(December 2002)

[And yes, I can appreciate the irony of taking eight whole paragraphs to denounce a film for being too bloody long; blame the exuberance of youth.]

From the archive: "Harry Potter and the Philosopher's Stone"

In a year in which the American summer blockbusters were exceptionally poor, it's left to British- and Antipodean-flavoured films to vie for the title of 2001's best event movie. If you haven't heard a thing about the Harry Potter film in the last twelve months, you're either the last bastion holding out against the forces of globalisation, or you've been locked away in post-production on the Lord of the Rings movie. Being perhaps the best-known fictional character in the Western world at the moment, this big-screen adaptation of the opening chapter in J.K. Rowling's saga of the boy with the Zorro scar on his forehead starts out with a suggestion of what makes Potter such an icon of the modern age: that he is, right from the off, a celebrity.

The opening hour of Harry Potter and the Philosopher's Stone, in which friendly giant Hagrid (Robbie Coltrane) plucks wizarding boy wonder Potter (Daniel Radcliffe) from suburban hell, is really all about what it means to have one hundred heads turn your way whenever you enter a room or, in scenes that play like premonitions of life in Rowling's flat today, have a gazillion letters demanding your presence flood your letterbox, or have people breaking down your doors to find out the real story behind the boy who brings magic to the lives of all those with whom he comes into contact. Once Potter enrols at Hogwarts Academy, the film is more interested in what it might be like to be a big fish in a small pond, as Harry, known to all his teachers as a major talent, is picked on by his rivals and finds it hard to live up to what's expected of him - because, as we all know, it's tough being a celebrity.

One of the joys of the film is this recreation of British private school education, for which we presumably have Rowling, and not American director Chris Columbus or screenwriter Steve Kloves, to thank. Next to everything within the Hogwarts universe - from Alan Rickman's science-lab tyrant and the ancient house system to what happens when someone falls off their broomstick or a troll (the film's equivalent of a cigarette fire) breaks out in the girls' bathroom - feels perfectly realised. The glaring exception is Quidditch, the high-speed ball game that takes place on and over a field round the back of the Academy, which is exactly the sort of arcane sport encouraged by those in private education, but demonstrates that Rowling, for all her grasp of character and story, has little real feeling for the rules of a game: why would a Quidditch player bother to throw balls through hoops, when they could win a match with a single catch?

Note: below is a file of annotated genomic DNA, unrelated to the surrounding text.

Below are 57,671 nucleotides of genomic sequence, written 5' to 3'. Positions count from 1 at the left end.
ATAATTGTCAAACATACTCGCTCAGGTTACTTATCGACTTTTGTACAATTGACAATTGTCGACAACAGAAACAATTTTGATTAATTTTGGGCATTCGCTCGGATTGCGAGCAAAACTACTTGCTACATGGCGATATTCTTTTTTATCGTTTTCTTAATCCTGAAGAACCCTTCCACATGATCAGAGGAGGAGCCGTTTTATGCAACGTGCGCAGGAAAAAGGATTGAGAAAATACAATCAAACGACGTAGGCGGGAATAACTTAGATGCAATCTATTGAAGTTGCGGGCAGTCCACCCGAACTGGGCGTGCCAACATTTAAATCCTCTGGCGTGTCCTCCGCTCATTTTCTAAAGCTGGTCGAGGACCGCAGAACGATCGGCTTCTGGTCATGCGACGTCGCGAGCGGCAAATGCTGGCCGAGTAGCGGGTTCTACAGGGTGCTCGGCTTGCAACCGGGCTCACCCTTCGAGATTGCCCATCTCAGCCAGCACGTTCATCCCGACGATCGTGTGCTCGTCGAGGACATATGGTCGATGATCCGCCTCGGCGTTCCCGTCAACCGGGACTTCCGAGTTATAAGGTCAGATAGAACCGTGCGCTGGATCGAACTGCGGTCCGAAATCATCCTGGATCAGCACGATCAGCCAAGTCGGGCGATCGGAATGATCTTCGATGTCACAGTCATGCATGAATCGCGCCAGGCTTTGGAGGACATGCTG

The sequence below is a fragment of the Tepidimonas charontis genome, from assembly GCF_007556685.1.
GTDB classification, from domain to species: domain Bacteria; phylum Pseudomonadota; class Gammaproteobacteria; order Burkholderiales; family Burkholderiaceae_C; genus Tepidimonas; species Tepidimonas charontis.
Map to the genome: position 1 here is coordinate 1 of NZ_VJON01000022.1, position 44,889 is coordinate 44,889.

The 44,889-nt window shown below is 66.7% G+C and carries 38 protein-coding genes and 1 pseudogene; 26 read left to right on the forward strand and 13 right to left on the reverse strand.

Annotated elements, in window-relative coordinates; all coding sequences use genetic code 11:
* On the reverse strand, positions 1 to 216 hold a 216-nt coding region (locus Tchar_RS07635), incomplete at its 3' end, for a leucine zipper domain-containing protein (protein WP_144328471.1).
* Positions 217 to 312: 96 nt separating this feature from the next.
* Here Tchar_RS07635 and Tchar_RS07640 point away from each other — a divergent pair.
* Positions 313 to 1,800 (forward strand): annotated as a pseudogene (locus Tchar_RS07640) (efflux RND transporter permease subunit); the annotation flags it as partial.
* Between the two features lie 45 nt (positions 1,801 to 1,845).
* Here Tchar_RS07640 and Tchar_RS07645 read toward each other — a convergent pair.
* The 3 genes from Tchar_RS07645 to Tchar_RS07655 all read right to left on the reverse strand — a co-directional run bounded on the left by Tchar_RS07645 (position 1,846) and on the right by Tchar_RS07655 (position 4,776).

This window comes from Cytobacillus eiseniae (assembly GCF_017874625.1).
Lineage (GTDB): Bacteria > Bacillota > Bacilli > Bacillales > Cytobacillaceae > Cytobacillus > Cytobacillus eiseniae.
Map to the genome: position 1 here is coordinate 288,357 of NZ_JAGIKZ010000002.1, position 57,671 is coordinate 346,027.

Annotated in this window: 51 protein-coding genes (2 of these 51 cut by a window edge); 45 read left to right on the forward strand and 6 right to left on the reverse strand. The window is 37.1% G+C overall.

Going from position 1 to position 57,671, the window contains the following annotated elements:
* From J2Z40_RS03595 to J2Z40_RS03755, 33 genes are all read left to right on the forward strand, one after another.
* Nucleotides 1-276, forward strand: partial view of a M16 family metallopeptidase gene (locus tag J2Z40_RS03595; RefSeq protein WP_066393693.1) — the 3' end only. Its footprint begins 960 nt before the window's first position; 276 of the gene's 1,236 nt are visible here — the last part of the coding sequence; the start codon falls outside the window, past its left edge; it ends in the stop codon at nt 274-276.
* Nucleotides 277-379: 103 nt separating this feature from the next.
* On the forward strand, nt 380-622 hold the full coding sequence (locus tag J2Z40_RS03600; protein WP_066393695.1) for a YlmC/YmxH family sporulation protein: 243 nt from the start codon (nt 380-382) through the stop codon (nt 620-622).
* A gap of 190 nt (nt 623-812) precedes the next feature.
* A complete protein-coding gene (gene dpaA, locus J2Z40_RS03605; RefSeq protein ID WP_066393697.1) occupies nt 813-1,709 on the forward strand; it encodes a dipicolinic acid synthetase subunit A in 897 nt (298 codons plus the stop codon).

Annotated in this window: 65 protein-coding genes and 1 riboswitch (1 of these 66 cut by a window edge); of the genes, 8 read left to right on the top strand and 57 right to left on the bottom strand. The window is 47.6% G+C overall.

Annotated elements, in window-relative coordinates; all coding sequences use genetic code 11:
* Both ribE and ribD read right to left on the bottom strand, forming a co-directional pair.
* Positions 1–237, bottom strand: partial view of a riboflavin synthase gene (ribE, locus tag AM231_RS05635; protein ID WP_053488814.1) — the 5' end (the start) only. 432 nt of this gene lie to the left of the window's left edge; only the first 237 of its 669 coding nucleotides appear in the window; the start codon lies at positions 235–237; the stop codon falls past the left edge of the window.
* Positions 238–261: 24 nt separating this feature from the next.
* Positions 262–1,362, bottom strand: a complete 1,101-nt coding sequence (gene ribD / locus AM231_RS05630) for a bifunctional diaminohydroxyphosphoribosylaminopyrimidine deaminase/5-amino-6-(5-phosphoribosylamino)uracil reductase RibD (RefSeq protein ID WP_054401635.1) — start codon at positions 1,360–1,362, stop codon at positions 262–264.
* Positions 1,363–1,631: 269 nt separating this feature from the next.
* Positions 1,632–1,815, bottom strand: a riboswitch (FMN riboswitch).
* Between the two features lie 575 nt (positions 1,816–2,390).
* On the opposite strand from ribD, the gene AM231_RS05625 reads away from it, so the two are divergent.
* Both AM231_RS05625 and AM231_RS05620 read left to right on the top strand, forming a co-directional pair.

With its cool effects for the kids and funny, eccentric character turns for accompanying adults, Rowling, Columbus and Kloves have stocked the film in depth, both a strength and a weakness. This world folds back in on itself, as Harry and best friend Ron Weasley (Rupert Grint) consume the sweets and trading cards that will no doubt make up the bulk of the Potter merchandise, coming soon to a store near you, but at least one of the executive producers looks to have held out for an emphasis on the expressiveness of human faces over CGI, on character development above marketing opportunities.

That said, this is a good blockbuster rather than a great one, stuck as it is with a wildly erratic selection of juvenile performances. Radcliffe underplays the role successfully, and while Grint is there mainly to provide salt-of-the-earth contrast to the lead's supernatural self-possession, too often he seems to be auditioning for the Jason Flemyng role in another Guy Ritchie about public-school geezers. Worse still is Emma Watson's Hermione, a character - and a performance - so shrill and arch as to be downright embarrassing at times. All of them have their moments, but the final forty minutes spent in their company, during which the plot signalled by the title eventually kicks in, do feel a little like being kept behind after class for a reason one can't quite fathom. Still, it'll be interesting when we get to the seventh Potter film, by which time Hermione will have become a preening sixth-form sexpot, Ron will be suffering from his first bad spell of acne, and Harry will be seeing who knows what "desperate desires" in the fabled Mirror of Erised.